Mathematical Biosciences & Engineering, a multi-disciplinary journal, will be fully Open Access from 2019
MBE focuses on new developments in the fast-growing fields of mathematical biosciences and bioengineering.
Authors will be granted full access to all MBE publications for one year.
Areas covered include general mathematical methods and their applications in biology, medical sciences and bioengineering with an emphasis on work related to mathematical modeling, nonlinear and stochastic dynamics.
The editorial board of MBE is strongly committed to promoting cutting-edge integrative and interdisciplinary research bridging mathematics, life sciences and engineering.
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- Publishes 6 issues a year in February, April, June, August, October and December.
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Understanding and predicting the collective behaviour of crowds is essential to improve the efficiency of pedestrian flows in urban areas and minimize the risks of accidents at mass events. We advocate for the development of crowd traffic management systems, whereby observations of crowds can be coupled to fast and reliable models to produce rapid predictions of the crowd movement and eventually help crowd managers choose between tailored optimization strategies. Here, we propose a Bi-directional Macroscopic (BM) model as the core of such a system. Its key input is the fundamental diagram for bi-directional flows, i.e. the relation between the pedestrian fluxes and densities. We design and run a laboratory experiments involving a total of 119 participants walking in opposite directions in a circular corridor and show that the model is able to accurately capture the experimental data in a typical crowd forecasting situation. Finally, we propose a simple segregation strategy for enhancing the traffic efficiency, and use the BM model to determine the conditions under which this strategy would be beneficial. The BM model, therefore, could serve as a building block to develop on the fly prediction of crowd movements and help deploying real-time crowd optimization strategies.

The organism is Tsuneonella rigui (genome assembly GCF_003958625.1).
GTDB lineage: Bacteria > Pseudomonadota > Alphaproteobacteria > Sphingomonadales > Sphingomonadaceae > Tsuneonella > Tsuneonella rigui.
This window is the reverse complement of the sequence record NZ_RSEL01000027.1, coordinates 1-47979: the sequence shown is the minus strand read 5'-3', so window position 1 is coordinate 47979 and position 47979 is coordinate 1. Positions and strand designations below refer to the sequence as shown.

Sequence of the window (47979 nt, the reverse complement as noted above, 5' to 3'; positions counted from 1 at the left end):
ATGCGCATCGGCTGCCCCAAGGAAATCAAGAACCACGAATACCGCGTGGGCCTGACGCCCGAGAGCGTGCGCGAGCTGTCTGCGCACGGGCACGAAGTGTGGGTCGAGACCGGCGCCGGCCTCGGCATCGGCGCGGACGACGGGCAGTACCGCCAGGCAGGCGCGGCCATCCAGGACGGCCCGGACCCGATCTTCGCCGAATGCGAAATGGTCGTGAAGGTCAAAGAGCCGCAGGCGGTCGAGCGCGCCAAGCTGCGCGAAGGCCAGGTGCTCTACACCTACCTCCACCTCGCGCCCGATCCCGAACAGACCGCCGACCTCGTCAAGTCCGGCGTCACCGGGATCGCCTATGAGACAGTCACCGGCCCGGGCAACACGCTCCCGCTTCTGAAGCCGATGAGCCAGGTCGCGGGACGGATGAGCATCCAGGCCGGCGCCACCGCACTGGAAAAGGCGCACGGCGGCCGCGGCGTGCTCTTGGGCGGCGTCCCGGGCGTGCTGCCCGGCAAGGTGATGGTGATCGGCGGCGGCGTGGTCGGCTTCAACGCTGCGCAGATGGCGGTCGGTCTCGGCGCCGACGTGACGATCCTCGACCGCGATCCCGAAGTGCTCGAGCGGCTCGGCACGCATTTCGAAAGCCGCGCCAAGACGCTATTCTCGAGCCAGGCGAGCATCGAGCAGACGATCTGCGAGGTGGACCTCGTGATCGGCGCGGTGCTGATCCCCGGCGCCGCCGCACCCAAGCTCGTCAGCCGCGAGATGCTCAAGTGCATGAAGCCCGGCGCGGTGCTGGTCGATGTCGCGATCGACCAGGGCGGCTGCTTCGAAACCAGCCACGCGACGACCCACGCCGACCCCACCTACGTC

Hepatitis B virus (HBV) is responsible for an estimated 378 million infections worldwide and 620, 000 deaths annually. Safe and effective vaccination programs have been available for decades, but coverage is limited due to economic and social factors. We investigate the effect of immigration and infection age on HBV transmission dynamics, incorporating age-dependent immigration flow and vertical transmission. The mathematical model can be used to describe HBV transmission in highly endemic regions with vertical transmission and migration of infected HBV individuals. Due to the effects of immigration, there is no disease-free equilibrium or reproduction number. We show that the unique endemic equilibrium exists only when immigration into the infective class is measurable. The smoothness and attractiveness of the solution semiflow are analyzed, and boundedness and uniform persistence are determined. Global stability of the unique endemic equilibrium is shown by a Lyapunov functional for a special case.